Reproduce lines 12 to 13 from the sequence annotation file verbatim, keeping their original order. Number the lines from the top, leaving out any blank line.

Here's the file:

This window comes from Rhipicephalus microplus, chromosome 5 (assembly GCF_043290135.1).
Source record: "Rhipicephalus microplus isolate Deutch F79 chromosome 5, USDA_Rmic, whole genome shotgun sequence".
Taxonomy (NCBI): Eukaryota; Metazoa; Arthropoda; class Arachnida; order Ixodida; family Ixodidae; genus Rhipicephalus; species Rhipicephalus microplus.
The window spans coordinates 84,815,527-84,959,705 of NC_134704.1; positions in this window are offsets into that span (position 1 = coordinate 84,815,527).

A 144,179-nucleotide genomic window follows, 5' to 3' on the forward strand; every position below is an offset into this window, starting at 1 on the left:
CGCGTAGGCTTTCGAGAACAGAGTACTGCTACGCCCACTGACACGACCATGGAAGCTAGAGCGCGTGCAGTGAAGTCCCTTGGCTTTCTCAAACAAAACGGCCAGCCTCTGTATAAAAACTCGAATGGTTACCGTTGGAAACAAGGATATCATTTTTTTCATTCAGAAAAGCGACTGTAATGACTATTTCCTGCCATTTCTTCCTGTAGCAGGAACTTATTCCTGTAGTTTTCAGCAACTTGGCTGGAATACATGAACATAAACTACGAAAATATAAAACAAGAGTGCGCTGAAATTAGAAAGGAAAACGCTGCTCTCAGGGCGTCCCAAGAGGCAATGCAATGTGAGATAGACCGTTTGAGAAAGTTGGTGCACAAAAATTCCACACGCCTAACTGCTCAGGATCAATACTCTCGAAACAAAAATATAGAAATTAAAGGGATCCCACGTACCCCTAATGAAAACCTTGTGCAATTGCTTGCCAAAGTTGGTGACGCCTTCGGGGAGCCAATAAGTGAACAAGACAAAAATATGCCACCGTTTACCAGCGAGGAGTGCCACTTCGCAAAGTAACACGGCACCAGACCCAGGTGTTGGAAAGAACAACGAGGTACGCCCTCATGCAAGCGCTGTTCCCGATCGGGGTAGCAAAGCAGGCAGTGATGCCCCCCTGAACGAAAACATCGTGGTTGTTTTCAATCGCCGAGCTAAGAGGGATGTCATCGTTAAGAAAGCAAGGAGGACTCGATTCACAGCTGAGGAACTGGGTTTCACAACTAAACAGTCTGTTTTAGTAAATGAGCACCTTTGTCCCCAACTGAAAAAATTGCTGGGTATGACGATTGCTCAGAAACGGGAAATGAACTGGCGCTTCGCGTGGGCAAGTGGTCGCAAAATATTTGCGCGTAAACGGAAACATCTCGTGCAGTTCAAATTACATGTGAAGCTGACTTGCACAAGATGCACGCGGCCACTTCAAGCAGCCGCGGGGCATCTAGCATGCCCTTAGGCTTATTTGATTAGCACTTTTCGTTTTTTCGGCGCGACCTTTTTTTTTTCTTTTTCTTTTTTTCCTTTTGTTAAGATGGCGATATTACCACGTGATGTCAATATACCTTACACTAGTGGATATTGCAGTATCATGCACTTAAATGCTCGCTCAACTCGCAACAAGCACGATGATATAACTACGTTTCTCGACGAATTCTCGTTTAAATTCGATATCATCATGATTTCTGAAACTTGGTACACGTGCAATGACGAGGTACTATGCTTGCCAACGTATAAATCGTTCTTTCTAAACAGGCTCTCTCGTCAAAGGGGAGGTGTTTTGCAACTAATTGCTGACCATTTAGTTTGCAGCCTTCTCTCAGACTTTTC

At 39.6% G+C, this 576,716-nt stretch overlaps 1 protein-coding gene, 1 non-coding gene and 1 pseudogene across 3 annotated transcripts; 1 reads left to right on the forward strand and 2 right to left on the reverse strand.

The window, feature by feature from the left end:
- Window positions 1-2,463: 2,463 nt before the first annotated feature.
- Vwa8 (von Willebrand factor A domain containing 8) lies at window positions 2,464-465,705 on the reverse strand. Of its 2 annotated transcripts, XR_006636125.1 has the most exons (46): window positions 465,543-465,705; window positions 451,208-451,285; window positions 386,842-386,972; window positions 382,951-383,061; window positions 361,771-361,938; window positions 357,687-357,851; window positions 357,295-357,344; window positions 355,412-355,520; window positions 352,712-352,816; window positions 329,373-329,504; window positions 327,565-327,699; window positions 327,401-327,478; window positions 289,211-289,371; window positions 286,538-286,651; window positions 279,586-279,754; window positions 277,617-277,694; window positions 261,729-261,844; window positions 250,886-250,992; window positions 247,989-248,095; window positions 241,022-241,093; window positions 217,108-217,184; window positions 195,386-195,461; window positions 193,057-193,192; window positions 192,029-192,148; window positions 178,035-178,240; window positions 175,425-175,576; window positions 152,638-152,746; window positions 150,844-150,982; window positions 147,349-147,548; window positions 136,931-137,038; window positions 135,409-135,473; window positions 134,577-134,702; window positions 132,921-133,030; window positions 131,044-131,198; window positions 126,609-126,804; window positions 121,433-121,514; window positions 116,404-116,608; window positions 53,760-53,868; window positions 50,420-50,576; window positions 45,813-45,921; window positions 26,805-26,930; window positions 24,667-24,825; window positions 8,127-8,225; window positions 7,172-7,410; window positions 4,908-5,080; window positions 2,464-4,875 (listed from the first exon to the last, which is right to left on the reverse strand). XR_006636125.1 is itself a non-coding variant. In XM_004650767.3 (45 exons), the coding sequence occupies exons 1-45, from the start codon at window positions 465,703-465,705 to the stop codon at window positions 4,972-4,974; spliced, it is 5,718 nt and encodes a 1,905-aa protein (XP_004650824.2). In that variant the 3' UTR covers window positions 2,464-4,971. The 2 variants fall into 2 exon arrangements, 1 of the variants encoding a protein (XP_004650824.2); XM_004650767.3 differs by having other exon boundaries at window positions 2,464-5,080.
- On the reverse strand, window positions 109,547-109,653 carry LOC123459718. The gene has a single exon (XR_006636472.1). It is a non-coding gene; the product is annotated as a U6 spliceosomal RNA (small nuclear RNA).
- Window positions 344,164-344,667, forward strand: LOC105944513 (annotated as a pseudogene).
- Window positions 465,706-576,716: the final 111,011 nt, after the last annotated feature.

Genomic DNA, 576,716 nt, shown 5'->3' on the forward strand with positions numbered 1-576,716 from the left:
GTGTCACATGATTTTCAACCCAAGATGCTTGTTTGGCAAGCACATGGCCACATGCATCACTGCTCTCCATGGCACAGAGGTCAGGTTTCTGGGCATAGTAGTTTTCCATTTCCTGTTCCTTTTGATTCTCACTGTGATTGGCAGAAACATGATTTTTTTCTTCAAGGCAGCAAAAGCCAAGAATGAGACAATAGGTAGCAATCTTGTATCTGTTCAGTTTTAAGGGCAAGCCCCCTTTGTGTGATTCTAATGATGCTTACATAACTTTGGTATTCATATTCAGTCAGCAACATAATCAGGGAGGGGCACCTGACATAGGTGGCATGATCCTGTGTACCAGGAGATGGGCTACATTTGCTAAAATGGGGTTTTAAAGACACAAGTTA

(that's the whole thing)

- Window positions 344,164-344,667, forward strand: LOC105944513 (annotated as a pseudogene).
- Window positions 465,706-576,716: the final 111,011 nt, after the last annotated feature.